- Read our full Volkswagen Golf review
Launched in 2015, the current Mazda MX-5 is the best of the breed. It feels like a modern version of the original MX-5 (the one with pop-up headlights), which is the highest praise we can give it. Practicality isn’t a strong point, but that’s about the only negative we can find. The 1.5-litre engine is perfect for getting the best out of the sublime six-speed gearbox, while the 2.0-litre version is quick enough to rival a sports car costing twice the price. This is especially true of cars built following the 2018 facelift, when Mazda increased the power of the 2.0 engine.
Hyundai i30 N
The five-year unlimited mileage warranty isn’t the only reason to choose the Hyundai i30 N over its rivals, but a little peace of mind goes a long way. It means you’re free to enjoy the 2.0-litre turbocharged engine, which produces 250hp in standard form or 275hp with the Performance upgrade. This is a proper hot hatch and a genuine alternative to the default Volkswagen Golf GTI. Highlights include a taut chassis, sonorous soundtrack and a choice of driving modes. Most buyers opted for the i30 N Performance model, which you can buy used for around £20,000.
Are some used cars more dependable than others?
Study the results of any customer satisfaction survey and the same names will always appear near the top. It’s no coincidence that Lexus, Toyota and Honda perform well in these surveys, because their cars are consistently more reliable than those of their rivals. Cars built by Kia and Hyundai are also very reliable, which is why these brands are bold enough to offer seven- and five-year warranties respectively. Other dependable car marques include Subaru, Isuzu and Mazda.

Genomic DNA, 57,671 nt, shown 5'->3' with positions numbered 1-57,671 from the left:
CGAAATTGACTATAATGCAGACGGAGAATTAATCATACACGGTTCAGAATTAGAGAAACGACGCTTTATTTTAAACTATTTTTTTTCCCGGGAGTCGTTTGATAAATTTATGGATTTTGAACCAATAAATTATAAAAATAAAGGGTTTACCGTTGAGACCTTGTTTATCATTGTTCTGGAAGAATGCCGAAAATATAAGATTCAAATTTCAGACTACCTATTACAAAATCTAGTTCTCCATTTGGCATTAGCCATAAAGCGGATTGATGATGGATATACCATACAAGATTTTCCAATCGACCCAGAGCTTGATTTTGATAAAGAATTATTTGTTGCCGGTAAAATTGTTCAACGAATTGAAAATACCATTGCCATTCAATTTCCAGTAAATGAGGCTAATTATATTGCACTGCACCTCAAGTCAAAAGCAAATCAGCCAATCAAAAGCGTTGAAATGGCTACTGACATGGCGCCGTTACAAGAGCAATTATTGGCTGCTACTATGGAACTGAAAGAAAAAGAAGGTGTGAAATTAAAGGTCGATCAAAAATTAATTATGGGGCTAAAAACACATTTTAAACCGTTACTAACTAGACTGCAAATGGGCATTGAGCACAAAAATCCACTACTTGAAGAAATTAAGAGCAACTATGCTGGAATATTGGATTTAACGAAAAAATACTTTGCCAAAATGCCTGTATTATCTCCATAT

Will my used car be covered by a manufacturer’s warranty?
The majority of car manufacturers offer a three-year or 60,000-mile warranty, although the period of cover can usually be extended for an additional fee. Warranties are also transferable to the next owner, which should deliver some peace of mind when you’re buying a Hyundai, Kia, SsangYong or MG. Check the small print, because although Kia covers its cars for seven years, the warranty is capped at 100,000 miles. On the other hand, Hyundais are covered for five years with no mileage restriction.
How important is a test drive when buying a used car?
At the very least, a test drive should reveal any potential problems with the car. It will also ensure you can get comfortable behind the wheel and actually like driving it. You should inspect a car to look for signs of accident damage or poor repairs. Other things to check include the driving position, rear legroom and luggage capacity. Will your sports equipment or pushchair fit in the boot? If in doubt, take a mechanic or car expert along for the test drive.